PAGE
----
The 3 Peaks Challenge has become a very popular activity in recent years for raising money for charity. It's very admirable that people do this but while out and about (especially on Ben Nevis) I have seen loads of budding 3 peakers who just seem so under prepared. This lack of appreciation for personal safety is of a real concern to me. Most people who do the three peaks are not experienced hillwalkers or mountaineers. This lack of experience can lead you into a false sense of security about the safety aspects of what you are about to undertake.
Point one is about the weather. I'll use Ben Nevis as an example. I've climbed it when it's roasting in the Glen but blowing a hooly with low visability and 4-5ft of snow at the summit. Regardless of what you think you should wear, a small rucksack with a set of waterproof and windproof top and bottoms, a pair of gloves and a hat are essential. Cold and wet bodies become hypothermic bodies. Hypothermic victims usually need rescued.
Point two is about navigation. If you can't navigate stay with someone who can and make sure they know you are relying on them for that skill.
Point three is about hygiene. Do not pee with 50m of a water source. There is no requirement to deficate on these mountains. Go before you start. Fagile mountains have far to many open 'public' toilets on them behind convenient rocks that just harm and spoil fagile eco-systems. I have seen them and it's disgusting. Do not drink mountain water. The UK is heaving with sheep. Sheep faeces can pollute mountain water with bacteria which can floor you within 24-48hours. Not nice.
Point four is about hydration and hunger. You'll need about 2 litres of water per mountain. Drink a little and often. The secret is this. If you drink when you are thirsty then you're already dehydrated. Dehydration on mountains is seriously dangerous. Same goes for food. If you eat when you're hungry you are already out of energy. Foods containing piles of glucose are good.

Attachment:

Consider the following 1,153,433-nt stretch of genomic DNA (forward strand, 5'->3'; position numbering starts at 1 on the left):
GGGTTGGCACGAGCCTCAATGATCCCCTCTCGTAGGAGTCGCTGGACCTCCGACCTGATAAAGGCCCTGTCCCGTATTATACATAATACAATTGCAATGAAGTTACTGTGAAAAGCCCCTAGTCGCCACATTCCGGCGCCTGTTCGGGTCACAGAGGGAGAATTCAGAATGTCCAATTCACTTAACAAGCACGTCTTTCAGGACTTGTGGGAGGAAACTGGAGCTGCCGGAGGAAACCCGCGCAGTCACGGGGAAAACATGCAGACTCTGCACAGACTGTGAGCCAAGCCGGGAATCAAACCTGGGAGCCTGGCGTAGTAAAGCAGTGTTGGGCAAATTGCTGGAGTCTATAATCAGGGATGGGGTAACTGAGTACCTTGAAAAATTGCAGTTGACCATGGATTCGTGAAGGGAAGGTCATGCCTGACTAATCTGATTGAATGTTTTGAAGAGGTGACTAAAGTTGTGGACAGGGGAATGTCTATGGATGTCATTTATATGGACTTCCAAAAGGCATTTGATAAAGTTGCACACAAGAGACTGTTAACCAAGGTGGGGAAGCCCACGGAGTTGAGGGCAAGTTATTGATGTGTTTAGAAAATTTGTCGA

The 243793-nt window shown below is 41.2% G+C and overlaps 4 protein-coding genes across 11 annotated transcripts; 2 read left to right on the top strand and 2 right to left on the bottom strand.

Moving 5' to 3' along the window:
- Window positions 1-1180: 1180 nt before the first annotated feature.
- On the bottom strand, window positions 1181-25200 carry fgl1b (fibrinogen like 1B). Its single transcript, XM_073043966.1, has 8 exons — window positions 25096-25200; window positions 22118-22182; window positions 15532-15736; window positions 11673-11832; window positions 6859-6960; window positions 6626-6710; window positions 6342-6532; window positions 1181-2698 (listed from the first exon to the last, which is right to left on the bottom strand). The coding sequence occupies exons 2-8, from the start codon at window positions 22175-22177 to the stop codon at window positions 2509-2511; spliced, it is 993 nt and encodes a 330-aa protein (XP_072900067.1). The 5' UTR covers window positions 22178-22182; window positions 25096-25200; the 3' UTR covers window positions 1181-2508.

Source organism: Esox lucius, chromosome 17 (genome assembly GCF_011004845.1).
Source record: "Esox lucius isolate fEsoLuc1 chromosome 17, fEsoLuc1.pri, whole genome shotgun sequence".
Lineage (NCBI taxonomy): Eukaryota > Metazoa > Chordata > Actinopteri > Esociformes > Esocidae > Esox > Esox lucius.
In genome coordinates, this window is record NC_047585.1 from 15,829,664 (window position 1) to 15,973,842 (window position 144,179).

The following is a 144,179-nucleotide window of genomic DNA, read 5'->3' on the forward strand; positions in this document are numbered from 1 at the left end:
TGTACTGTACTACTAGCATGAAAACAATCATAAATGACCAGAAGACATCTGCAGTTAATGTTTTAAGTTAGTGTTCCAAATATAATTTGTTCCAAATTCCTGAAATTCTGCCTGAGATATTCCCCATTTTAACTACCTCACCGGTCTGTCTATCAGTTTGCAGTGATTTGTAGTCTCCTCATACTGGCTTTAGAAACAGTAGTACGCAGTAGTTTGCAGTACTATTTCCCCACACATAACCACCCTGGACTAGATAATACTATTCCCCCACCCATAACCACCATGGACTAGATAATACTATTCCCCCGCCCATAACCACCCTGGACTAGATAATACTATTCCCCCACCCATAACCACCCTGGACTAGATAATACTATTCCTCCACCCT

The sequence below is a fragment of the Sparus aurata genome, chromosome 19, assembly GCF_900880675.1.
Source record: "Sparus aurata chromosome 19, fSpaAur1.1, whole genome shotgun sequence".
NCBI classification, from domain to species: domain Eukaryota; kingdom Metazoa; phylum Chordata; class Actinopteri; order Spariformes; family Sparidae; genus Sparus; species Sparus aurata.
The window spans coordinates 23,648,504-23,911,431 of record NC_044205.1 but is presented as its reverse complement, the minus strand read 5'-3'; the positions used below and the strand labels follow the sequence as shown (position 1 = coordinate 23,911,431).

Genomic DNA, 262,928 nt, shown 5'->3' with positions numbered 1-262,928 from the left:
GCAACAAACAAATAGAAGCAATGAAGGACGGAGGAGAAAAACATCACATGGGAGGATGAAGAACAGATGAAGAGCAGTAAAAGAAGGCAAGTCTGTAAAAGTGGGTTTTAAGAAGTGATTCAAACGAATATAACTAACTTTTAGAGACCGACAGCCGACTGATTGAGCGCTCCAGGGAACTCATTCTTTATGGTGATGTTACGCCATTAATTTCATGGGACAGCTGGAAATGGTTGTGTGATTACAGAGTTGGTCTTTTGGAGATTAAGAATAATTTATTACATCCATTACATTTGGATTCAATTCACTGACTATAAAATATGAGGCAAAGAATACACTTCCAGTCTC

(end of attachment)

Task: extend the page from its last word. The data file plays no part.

Point four is about safety. You'll climb one mountain is the dark so you need a good headtorch and spare batteries. A whistle and an emergency foil blanket are two items I consider essential. Know who to use you whistle if you are in trouble. The International distress signal is six blasts followed by a one minute pause. Continue with this process. Rescuers will repond with three blasts followed by a one minute pause then repeated. Do not stop this process until you know your rescuers have made visual contact with you. Six flashes of your torch or six shouts of 'Help' are substitues if you do not have a whistle (but you will). If you can not be moved the foil blanket can help fight the onslaught of hypothermia.
Point five is about First Aid. Minor injuries are best treated straight away. Coming down rapidily significantly increases risks of falling and this will result in a graze or maybe a cut (hopefully nothing worse). We have but together a small and really affordable solution for this available from our ebay shop. We have also put together another guide on ebay with advice on treating these types of injuries. Please read it.
Point six is about coming down. Coming down is easier but much more painful that going up. I won't bore you with why, but it is. If you know you can take Ibuprofen (no allergies to it etc) take this at the summit to help with the pain and inflammation of muscles that will be incurred on the way down. Paracetamol does not have the anti-inflammatory properties that Ibuprofen has. Buy a supermarket brand it's cheaper and exactly the same stuff as in the more expensive branded products (trust me I am a Chemist).
So, be prepared. Make sure you are fit. Be knowledgable. Don't become a victim for the Mountain Rescue Services. Then, most importantly, you will enjoy youself.
All the Best.
Outbound First Aid Ltd.